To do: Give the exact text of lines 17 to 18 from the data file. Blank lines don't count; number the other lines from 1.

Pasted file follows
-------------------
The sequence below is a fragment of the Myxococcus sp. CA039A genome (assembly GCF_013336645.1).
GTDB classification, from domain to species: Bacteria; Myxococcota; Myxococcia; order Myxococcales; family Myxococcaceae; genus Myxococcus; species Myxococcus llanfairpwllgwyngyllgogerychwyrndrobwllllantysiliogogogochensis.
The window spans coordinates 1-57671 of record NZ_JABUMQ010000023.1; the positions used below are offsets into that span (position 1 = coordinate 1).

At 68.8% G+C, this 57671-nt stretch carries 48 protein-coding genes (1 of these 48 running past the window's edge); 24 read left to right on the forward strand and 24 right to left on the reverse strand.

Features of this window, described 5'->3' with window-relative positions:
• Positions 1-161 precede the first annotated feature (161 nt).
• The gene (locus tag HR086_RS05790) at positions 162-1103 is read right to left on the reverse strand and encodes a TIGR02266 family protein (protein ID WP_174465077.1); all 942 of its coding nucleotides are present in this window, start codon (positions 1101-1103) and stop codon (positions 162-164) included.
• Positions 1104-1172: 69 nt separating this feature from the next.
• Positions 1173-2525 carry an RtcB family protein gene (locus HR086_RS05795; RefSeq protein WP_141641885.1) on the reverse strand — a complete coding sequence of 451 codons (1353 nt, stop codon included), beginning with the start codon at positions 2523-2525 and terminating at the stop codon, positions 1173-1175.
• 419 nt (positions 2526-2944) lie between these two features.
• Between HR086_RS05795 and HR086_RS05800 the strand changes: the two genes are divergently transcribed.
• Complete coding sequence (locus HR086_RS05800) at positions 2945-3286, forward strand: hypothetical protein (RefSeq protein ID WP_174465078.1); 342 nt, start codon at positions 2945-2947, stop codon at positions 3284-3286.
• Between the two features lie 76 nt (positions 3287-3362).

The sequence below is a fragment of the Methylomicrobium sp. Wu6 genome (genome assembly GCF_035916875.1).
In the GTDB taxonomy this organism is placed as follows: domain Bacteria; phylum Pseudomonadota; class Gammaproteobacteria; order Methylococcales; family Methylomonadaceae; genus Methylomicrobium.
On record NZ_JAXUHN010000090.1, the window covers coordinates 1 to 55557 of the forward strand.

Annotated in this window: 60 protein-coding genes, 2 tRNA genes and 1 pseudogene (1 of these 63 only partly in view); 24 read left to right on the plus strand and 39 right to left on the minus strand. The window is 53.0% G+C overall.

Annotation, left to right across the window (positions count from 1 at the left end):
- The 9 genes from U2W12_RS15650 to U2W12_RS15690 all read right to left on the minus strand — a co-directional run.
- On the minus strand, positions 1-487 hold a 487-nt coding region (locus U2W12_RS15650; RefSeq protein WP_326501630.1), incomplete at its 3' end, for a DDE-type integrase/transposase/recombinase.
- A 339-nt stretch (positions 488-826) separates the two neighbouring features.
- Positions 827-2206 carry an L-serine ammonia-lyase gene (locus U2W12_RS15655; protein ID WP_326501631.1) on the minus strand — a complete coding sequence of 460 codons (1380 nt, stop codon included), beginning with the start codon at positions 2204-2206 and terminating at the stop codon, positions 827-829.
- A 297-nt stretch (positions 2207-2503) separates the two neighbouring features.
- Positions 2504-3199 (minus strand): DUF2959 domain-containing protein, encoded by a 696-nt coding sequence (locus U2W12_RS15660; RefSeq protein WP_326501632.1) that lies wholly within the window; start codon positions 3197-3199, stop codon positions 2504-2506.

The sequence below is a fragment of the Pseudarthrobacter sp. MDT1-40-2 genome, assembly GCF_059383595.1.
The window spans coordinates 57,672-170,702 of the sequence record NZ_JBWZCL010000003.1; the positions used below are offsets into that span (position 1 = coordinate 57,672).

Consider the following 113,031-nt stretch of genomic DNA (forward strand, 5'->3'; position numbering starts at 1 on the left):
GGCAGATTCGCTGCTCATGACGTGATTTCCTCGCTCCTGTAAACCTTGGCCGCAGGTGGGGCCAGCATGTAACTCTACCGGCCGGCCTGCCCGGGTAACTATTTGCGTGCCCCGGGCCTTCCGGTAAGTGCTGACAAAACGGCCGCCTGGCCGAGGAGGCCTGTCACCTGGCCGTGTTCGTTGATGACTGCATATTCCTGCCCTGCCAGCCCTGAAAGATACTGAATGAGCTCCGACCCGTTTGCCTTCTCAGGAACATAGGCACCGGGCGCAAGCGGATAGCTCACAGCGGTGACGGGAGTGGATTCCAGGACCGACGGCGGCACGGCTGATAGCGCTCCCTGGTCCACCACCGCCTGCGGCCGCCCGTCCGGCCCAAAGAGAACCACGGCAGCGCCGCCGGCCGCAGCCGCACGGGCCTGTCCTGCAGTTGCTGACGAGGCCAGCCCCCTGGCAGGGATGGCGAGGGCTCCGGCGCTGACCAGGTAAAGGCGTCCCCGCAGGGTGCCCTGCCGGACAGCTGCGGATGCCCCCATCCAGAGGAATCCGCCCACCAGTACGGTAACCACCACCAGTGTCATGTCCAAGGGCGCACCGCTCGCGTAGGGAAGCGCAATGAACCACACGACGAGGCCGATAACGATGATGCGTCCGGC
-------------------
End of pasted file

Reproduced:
Annotated in this window: 60 protein-coding genes, 2 tRNA genes and 1 pseudogene (1 of these 63 only partly in view); 24 read left to right on the plus strand and 39 right to left on the minus strand. The window is 53.0% G+C overall.

Annotation, left to right across the window (positions count from 1 at the left end):